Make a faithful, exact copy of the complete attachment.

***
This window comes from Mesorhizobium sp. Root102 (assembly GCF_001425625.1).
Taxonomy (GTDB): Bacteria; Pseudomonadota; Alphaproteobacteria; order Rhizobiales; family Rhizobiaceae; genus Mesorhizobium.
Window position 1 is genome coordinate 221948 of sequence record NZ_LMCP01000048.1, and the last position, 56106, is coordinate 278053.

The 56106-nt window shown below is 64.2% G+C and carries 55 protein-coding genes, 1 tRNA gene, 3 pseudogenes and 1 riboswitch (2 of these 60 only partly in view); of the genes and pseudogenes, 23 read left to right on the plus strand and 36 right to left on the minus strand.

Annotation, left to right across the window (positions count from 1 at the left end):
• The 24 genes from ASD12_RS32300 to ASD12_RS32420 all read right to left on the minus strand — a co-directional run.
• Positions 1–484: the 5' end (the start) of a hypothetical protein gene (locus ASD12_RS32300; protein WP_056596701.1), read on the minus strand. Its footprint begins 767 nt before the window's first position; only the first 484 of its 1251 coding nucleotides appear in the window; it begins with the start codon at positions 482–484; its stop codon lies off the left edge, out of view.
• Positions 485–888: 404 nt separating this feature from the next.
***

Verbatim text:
This window comes from Mesorhizobium sp. Root102 (assembly GCF_001425625.1).
Taxonomy (GTDB): Bacteria; Pseudomonadota; Alphaproteobacteria; order Rhizobiales; family Rhizobiaceae; genus Mesorhizobium.
Window position 1 is genome coordinate 221948 of sequence record NZ_LMCP01000048.1, and the last position, 56106, is coordinate 278053.

The 56106-nt window shown below is 64.2% G+C and carries 55 protein-coding genes, 1 tRNA gene, 3 pseudogenes and 1 riboswitch (2 of these 60 only partly in view); of the genes and pseudogenes, 23 read left to right on the plus strand and 36 right to left on the minus strand.

Annotation, left to right across the window (positions count from 1 at the left end):
• The 24 genes from ASD12_RS32300 to ASD12_RS32420 all read right to left on the minus strand — a co-directional run.
• Positions 1–484: the 5' end (the start) of a hypothetical protein gene (locus ASD12_RS32300; protein WP_056596701.1), read on the minus strand. Its footprint begins 767 nt before the window's first position; only the first 484 of its 1251 coding nucleotides appear in the window; it begins with the start codon at positions 482–484; its stop codon lies off the left edge, out of view.
• Positions 485–888: 404 nt separating this feature from the next.